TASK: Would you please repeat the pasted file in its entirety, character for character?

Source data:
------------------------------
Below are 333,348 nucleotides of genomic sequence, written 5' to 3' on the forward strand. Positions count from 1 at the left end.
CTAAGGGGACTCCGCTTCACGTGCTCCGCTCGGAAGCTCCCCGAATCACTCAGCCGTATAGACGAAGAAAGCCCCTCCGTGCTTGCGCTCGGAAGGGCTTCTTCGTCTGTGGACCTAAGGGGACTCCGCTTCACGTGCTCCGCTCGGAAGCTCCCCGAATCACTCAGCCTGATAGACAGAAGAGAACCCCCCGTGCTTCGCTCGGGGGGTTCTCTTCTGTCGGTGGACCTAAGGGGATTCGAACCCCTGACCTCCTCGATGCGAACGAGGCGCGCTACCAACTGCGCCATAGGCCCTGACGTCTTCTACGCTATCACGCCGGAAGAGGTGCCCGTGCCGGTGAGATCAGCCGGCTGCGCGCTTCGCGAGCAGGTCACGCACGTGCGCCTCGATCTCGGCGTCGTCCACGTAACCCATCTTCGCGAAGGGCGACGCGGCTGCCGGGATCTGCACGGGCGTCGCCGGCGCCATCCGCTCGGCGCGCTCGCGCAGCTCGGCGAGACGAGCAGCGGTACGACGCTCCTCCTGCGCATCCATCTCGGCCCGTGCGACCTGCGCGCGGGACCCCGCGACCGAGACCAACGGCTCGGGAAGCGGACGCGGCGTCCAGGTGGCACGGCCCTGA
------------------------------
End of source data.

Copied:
Below are 333,348 nucleotides of genomic sequence, written 5' to 3' on the forward strand. Positions count from 1 at the left end.
CTAAGGGGACTCCGCTTCACGTGCTCCGCTCGGAAGCTCCCCGAATCACTCAGCCGTATAGACGAAGAAAGCCCCTCCGTGCTTGCGCTCGGAAGGGCTTCTTCGTCTGTGGACCTAAGGGGACTCCGCTTCACGTGCTCCGCTCGGAAGCTCCCCGAATCACTCAGCCTGATAGACAGAAGAGAACCCCCCGTGCTTCGCTCGGGGGGTTCTCTTCTGTCGGTGGACCTAAGGGGATTCGAACCCCTGACCTCCTCGATGCGAACGAGGCGCGCTACCAACTGCGCCATAGGCCCTGACGTCTTCTACGCTATCACGCCGGAAGAGGTGCCCGTGCCGGTGAGATCAGCCGGCTGCGCGCTTCGCGAGCAGGTCACGCACGTGCGCCTCGATCTCGGCGTCGTCCACGTAACCCATCTTCGCGAAGGGCGACGCGGCTGCCGGGATCTGCACGGGCGTCGCCGGCGCCATCCGCTCGGCGCGCTCGCGCAGCTCGGCGAGACGAGCAGCGGTACGACGCTCCTCCTGCGCATCCATCTCGGCCCGTGCGACCTGCGCGCGGGACCCCGCGACCGAGACCAACGGCTCGGGAAGCGGACGCGGCGTCCAGGTGGCACGGCCCTGA